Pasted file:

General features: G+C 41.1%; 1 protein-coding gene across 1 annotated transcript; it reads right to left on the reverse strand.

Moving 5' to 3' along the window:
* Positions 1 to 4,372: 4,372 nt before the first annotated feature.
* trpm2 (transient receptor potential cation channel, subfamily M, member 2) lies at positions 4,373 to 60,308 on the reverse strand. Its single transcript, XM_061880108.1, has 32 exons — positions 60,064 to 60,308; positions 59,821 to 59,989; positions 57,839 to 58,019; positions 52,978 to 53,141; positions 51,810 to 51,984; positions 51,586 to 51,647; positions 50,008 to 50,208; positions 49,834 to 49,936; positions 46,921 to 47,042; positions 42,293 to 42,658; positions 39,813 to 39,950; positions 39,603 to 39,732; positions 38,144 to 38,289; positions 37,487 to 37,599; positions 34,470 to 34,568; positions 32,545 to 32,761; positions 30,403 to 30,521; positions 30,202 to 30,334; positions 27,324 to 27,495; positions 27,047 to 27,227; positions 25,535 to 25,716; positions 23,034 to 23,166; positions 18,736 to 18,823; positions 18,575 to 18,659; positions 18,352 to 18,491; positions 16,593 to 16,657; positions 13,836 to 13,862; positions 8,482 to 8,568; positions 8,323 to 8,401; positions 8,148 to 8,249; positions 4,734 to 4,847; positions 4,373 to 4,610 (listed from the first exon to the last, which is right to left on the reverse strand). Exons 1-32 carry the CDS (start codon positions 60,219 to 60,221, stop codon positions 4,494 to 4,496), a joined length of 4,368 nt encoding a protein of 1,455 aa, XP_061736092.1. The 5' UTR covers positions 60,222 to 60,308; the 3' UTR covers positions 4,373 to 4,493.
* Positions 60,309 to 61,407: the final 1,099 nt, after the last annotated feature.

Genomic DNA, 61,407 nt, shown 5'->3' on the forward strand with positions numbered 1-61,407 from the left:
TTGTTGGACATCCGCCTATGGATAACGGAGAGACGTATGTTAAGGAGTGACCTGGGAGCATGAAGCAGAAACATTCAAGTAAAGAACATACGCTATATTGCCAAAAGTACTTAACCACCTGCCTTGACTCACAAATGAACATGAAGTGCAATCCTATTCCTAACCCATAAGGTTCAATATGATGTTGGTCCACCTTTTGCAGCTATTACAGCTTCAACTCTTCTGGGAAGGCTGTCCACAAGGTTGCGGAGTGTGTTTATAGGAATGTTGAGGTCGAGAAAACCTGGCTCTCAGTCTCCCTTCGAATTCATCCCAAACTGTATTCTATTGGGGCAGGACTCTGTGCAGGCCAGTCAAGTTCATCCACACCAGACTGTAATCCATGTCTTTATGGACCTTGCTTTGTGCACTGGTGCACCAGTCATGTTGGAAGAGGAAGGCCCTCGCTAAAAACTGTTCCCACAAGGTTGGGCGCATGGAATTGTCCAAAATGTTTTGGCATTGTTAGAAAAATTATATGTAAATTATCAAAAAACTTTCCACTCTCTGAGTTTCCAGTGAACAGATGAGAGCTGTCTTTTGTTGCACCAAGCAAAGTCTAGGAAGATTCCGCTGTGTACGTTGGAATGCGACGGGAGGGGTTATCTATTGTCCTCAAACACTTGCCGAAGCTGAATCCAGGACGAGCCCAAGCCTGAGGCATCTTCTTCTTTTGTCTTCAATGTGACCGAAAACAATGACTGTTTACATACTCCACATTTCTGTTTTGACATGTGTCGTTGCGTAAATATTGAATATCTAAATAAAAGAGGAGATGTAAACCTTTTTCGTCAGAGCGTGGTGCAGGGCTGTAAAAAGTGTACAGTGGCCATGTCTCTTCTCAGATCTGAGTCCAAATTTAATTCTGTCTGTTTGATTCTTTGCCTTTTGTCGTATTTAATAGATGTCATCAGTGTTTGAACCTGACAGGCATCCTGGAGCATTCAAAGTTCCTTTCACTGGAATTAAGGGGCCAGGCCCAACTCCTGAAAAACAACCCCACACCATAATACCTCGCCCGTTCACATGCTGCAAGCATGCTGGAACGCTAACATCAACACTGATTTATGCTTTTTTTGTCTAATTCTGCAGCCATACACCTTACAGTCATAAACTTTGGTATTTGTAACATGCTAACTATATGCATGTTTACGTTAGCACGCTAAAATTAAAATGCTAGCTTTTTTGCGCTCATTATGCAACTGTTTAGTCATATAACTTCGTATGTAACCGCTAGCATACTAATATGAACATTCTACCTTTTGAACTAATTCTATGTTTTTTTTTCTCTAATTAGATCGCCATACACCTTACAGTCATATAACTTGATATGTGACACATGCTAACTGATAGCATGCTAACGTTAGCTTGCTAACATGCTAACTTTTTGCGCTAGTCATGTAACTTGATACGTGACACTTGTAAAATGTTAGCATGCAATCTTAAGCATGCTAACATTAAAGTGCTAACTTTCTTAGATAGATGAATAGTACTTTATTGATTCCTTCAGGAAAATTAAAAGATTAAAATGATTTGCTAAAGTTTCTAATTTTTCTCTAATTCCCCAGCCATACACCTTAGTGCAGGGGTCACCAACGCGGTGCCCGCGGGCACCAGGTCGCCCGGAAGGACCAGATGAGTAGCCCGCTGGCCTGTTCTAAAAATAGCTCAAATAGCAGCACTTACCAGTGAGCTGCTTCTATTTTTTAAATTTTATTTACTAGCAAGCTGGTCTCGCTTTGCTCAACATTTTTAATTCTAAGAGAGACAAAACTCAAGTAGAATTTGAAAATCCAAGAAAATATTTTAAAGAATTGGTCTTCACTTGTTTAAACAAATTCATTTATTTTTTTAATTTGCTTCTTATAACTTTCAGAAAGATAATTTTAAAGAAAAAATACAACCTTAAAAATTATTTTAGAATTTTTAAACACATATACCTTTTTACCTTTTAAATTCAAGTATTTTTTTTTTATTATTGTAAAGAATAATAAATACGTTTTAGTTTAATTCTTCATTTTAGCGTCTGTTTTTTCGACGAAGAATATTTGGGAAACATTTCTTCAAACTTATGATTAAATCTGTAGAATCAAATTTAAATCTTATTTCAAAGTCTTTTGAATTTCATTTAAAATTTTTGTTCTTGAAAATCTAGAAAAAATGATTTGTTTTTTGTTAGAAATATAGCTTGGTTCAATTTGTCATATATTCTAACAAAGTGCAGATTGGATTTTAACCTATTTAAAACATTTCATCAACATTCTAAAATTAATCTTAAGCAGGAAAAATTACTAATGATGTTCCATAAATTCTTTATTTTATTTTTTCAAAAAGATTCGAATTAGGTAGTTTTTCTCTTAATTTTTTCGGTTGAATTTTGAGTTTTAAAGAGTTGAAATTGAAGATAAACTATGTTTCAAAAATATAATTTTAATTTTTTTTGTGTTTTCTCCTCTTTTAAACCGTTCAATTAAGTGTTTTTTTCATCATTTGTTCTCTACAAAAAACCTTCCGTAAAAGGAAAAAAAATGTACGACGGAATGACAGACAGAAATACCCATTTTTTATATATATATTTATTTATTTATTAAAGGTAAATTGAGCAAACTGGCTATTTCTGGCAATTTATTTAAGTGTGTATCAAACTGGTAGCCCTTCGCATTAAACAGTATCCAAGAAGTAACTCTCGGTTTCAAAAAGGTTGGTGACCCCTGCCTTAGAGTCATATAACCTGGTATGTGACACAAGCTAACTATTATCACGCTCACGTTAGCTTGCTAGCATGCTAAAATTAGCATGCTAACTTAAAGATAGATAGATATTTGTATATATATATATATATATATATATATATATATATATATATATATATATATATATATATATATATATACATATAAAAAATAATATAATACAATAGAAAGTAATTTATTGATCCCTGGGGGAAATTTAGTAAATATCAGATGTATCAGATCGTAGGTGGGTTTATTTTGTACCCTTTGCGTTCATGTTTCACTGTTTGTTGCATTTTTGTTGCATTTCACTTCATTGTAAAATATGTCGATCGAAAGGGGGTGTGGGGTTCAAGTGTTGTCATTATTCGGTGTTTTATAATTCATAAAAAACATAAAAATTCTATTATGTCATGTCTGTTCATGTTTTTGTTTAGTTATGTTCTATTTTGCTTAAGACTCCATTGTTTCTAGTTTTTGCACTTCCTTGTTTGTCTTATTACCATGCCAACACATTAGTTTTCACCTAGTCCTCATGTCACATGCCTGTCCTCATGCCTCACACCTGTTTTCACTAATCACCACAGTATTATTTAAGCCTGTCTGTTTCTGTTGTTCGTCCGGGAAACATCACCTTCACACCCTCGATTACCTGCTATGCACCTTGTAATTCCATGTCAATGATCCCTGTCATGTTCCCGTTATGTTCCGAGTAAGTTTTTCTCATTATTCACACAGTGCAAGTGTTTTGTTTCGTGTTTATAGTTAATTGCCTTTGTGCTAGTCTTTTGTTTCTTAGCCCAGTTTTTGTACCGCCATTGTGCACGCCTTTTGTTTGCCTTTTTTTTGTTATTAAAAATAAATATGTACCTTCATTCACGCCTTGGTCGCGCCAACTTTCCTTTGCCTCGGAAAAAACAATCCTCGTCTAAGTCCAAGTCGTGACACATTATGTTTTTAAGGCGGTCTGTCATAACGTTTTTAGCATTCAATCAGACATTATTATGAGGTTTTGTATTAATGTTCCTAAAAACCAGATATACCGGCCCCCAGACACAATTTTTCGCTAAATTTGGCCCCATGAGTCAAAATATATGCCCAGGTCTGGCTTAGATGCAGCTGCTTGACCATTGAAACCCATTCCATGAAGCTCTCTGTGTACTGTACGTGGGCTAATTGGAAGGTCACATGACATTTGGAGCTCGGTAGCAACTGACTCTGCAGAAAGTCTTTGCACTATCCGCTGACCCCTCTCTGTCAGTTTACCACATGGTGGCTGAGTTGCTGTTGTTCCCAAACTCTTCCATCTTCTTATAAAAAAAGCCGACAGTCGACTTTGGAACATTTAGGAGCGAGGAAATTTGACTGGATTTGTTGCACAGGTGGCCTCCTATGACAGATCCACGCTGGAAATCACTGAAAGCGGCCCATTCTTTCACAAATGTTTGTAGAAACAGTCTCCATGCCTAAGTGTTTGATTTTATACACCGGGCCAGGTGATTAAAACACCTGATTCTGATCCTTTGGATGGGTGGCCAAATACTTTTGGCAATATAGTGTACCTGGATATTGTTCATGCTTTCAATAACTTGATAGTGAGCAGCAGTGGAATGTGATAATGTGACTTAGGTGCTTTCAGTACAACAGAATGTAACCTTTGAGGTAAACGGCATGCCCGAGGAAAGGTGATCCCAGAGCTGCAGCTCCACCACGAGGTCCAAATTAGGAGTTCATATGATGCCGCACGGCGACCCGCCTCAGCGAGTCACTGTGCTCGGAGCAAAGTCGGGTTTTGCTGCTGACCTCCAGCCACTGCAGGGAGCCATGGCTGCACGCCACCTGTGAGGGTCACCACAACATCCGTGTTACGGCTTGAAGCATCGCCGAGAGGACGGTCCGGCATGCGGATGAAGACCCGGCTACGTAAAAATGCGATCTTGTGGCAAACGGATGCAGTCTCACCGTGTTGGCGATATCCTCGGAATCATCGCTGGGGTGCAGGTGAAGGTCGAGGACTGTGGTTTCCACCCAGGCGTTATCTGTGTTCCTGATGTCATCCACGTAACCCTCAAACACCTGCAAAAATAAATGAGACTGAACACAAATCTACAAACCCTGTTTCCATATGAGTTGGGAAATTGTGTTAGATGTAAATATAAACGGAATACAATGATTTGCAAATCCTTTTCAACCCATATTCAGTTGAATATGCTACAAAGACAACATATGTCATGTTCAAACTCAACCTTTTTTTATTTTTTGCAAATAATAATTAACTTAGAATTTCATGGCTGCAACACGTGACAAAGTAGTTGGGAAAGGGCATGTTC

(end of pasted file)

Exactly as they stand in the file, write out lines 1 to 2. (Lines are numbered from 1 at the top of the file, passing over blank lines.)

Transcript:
General features: G+C 41.1%; 1 protein-coding gene across 1 annotated transcript; it reads right to left on the reverse strand.

Moving 5' to 3' along the window: